Wal-Mart has been in the news a lot recently. No, I don’t mean all those grand sales and bargains. Over Thanksgiving weekend, workers at one thousand stores were on strike, protesting deplorable conditions and wages so low, the company trains its personnel how to apply for Public Assistance. Despite all the action and calls for solidarity, shoppers could not keep themselves away but came in like tsunamis to rake in all those lovely discounts.
Then on Saturday, a gruesome tragedy occurred in Bangladesh, with a fire killing 124 workers at a factory that produced garments for, guess who, Wal-Mart, among others. The mostly young women worked in deplorable conditions for 21 cents an hour. Meanwhile, Stateside, our annual yuletide shop-til-you-drop bacchanal is just getting into gear. “Peace on earth, good will toward men.”
Does a house have to fall on us? I suppose that’s coming next. Are you getting the impression that people just don’t listen? Is it all part of the same systemic illness: people with middle and low incomes, continuing to lose economic ground because of corporate greed, and being forced to shop at discount chains where greed is enshrined and workers are paid a non-living wage? Sounds cannibalistic. Or is it just our consuming culture—as Shakespeare would say, “Had, having, and in quest to have, extreme”—that we would step over the bodies of our fellow human beings, or if necessary trample them, to snatch that bargain?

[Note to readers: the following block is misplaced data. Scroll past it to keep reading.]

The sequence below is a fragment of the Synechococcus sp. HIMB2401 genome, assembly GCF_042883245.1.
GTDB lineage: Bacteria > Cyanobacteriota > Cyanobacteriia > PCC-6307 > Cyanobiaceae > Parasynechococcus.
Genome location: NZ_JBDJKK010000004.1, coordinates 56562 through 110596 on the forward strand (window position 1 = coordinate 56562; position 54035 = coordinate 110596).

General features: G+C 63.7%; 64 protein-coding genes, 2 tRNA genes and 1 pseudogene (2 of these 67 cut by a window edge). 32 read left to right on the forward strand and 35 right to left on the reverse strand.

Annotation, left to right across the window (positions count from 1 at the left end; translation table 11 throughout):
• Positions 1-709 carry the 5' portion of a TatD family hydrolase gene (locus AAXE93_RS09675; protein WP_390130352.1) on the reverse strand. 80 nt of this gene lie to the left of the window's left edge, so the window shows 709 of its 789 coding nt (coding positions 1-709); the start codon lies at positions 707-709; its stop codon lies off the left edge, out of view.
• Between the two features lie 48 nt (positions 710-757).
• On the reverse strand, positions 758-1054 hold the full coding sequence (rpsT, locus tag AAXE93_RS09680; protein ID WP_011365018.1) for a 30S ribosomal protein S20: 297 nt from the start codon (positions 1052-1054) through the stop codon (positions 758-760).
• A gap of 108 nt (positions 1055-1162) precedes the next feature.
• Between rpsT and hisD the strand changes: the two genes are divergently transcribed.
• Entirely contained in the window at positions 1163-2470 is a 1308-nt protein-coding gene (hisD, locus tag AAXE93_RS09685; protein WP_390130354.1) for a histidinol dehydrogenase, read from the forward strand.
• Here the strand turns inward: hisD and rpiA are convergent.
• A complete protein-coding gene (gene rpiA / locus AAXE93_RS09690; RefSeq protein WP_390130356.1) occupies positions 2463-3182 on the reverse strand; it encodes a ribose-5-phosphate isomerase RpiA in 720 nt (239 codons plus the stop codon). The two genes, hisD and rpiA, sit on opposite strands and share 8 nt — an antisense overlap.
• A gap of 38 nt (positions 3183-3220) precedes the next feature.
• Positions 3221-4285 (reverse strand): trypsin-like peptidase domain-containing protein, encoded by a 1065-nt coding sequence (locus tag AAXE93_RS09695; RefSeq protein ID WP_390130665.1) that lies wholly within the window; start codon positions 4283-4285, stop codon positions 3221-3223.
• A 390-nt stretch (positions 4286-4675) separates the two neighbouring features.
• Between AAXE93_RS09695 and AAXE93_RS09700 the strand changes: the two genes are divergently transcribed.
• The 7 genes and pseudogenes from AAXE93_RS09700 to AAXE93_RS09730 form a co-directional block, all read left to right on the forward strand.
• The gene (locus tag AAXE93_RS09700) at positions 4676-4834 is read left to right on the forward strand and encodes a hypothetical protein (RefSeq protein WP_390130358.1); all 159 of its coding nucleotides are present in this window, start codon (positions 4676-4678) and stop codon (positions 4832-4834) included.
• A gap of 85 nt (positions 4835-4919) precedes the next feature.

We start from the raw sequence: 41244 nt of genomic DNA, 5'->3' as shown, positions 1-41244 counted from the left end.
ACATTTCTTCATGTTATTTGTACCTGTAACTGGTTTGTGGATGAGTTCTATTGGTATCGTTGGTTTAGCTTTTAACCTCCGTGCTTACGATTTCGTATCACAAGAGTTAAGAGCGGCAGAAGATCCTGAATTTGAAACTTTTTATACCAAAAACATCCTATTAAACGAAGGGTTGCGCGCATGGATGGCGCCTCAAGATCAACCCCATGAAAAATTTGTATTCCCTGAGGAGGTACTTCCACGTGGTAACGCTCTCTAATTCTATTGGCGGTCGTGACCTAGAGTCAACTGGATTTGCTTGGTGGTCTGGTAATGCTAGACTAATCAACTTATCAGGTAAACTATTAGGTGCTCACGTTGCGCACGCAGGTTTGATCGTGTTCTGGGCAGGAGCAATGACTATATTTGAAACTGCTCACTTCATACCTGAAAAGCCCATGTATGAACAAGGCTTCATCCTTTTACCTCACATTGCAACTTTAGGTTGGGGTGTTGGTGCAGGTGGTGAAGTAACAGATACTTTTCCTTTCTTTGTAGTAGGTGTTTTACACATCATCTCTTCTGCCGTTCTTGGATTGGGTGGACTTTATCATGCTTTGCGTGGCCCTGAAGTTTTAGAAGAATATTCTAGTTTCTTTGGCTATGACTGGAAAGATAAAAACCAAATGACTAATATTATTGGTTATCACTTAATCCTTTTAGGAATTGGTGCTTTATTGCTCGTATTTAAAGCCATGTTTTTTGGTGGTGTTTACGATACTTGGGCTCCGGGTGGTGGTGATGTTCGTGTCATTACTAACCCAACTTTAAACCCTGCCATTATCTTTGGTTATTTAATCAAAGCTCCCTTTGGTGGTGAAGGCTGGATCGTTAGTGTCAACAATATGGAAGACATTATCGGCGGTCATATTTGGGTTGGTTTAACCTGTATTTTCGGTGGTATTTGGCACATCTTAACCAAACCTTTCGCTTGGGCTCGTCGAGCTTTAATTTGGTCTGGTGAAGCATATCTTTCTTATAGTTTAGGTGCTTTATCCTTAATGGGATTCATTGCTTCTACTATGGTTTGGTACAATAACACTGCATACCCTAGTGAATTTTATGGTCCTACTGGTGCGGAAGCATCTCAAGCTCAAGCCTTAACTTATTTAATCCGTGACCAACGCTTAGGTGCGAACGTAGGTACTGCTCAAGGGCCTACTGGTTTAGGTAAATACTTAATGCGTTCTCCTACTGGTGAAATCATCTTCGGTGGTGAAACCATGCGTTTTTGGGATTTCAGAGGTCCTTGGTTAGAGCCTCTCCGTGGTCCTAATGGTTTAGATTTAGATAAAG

Whichever the case, it’s important that we see that no matter at whom we point the finger—Wal-Mart CEOs or their suppliers—we the consumer are the ones who drive this economy. Management may set the policy, but we give it legitimacy with our dollars. We may not create the beast, but we feed it, else it would starve.
If you listen to corporate media, you would think those women who burned to death beyond recognition were grateful to have a low-paying job. (I have to laugh with disbelief. It reminds me of the disgusting arguments 18th and 19th-century slavery proponents gave for the economic benefits of the slave trade.) Perhaps the workers were grateful to have any income at all, but I doubt they were grateful for the dangerous work conditions, for being treated with so little respect. I’m sorry, I don’t buy the line that my buying these products grows the economy in the world’s poorest nations. Not when Wal-Mart’s CEO makes more in one hour than the average worker in a whole year.
My household is committed to a Buy Nothing Christmas this year. (No, it’s not a Bolshevik plot. The idea comes from some cool Canadian Mennonites.) Not only will we not shop at places like Wal-Mart. We intend not to buy anything at all, if we can help it. Of course, we will give gifts, but they will be things we make, bake, giving of ourselves. The point is not just to save money or ruin Christmas, but to reorient our lives around the true meaning of the holiday and to stop feeding a consumer-driven economy that exalts greed, increases economic disparity, and trashes the planet. So if you are concerned about issues like injustice, globalization and climate change, check it out: http://www.buynothingchristmas.org/